Roger Brooke Taney Roger Brooke Taney, Detail of Face

Artist: William Henry Rinehart (1825-1874)
Title: Roger Brooke Taney (1777-1864)
Date: 1872
Medium: Bronze
Accession number: MSA SC 1545-0760

Roger Brooke Taney was born in Calvert County and served as the Chief Justice of the U.S. Supreme Court from 1836-64. He also served in the Maryland House of Delegates and the Maryland Senate and was Attorney General of Maryland. Prior to being appointed to the Supreme Court, Taney served as U.S. Attorney General and Secretary of the Treasury. His most infamous case was Dred Scott v. Sandford which ruled against Scott, a slave who was fighting for racial equality under the Constitution. This statue was installed at the southeast facade of the State House, which is the original front entrance of the building, from December 10, 1872 until August 18, 2017.

In 1867 the General Assembly appropriated funds for a monument to Taney, and in 1869 renowned Maryland artist William Henry Rinehart received the commission. The statue was cast in bronze and completed in Munich by March of 1872, after which it was shipped from Rome in May. The statue, and its engraved granite pedestal, were unveiled on December 10, 1872 on the grounds of the State House with Rinehart present.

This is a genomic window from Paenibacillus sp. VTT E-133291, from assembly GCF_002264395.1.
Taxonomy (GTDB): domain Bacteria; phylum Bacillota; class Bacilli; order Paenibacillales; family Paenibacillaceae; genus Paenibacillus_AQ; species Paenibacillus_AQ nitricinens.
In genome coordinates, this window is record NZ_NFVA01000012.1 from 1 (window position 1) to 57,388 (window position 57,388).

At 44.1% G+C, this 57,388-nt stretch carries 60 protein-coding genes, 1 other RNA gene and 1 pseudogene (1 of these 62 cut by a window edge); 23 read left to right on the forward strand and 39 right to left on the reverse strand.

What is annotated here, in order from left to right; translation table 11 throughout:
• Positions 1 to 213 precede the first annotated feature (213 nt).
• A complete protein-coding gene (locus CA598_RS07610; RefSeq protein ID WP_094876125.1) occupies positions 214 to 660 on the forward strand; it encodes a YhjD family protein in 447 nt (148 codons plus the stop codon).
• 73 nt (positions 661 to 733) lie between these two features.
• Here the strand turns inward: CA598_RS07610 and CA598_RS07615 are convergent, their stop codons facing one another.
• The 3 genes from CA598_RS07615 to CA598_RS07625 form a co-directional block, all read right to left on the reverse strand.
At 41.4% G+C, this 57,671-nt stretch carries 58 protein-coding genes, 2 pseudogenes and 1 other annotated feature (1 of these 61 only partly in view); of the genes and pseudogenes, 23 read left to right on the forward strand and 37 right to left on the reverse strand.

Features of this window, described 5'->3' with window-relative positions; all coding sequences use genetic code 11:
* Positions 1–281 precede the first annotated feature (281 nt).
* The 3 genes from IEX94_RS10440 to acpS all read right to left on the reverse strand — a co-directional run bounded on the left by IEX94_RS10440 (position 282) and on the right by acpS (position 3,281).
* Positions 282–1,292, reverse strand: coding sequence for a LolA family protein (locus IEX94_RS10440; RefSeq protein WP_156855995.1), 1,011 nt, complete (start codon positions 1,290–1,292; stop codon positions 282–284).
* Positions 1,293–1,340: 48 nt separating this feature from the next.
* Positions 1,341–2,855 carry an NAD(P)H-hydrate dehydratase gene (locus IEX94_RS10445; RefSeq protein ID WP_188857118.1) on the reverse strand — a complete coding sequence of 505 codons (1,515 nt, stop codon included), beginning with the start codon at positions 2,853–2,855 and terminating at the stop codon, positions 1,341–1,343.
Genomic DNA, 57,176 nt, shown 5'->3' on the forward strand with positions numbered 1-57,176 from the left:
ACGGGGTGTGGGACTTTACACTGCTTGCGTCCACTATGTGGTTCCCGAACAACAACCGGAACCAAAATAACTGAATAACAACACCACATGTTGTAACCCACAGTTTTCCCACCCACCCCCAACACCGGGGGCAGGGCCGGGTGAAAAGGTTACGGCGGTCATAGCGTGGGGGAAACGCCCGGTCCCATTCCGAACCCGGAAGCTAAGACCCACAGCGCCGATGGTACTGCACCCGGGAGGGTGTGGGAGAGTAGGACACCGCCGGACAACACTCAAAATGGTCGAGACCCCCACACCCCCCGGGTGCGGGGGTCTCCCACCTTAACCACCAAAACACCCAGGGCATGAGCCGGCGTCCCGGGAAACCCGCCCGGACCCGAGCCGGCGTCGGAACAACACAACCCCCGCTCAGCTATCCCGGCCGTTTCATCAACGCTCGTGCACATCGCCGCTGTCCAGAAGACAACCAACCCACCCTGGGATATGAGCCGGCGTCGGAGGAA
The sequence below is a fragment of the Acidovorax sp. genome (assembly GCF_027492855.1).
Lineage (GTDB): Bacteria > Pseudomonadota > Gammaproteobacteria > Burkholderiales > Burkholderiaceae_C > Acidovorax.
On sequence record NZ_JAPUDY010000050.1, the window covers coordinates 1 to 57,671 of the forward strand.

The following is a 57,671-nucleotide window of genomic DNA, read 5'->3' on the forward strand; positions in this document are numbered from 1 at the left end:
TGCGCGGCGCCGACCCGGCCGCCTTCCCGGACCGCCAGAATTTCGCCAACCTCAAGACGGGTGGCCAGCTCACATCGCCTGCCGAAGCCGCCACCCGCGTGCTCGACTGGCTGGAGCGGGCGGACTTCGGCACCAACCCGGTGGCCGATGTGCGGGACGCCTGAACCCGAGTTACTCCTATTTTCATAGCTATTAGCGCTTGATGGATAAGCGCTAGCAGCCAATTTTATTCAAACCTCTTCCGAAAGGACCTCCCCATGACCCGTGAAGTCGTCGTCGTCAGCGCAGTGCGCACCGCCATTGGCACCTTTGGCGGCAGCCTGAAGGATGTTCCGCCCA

The Dred Scott decision, and monuments to Taney, were controversial even in their own time. A portrait bust of Taney in marble was copied by sculptor Augustus Saint-Gaudens for the Supreme Court room at the U.S. Capitol, based on the original sculpture in Annapolis. Though initially proposed in 1865, the creation of a bust for the U.S. Capitol was so vehemently debated that it wasn’t commissioned until 1874, or completed until 1877. This delay in national recognition of the Chief Justice in large part drove the desire of some Marylanders to honor the only holder of the position from this state by creating this monument.

William T. Walters later funded the creation of a recast of the Annapolis sculpture which he gave to the City of Baltimore in 1887. It was installed at Mount Vernon Place where it remained until it was removed from display on August 16, 2017.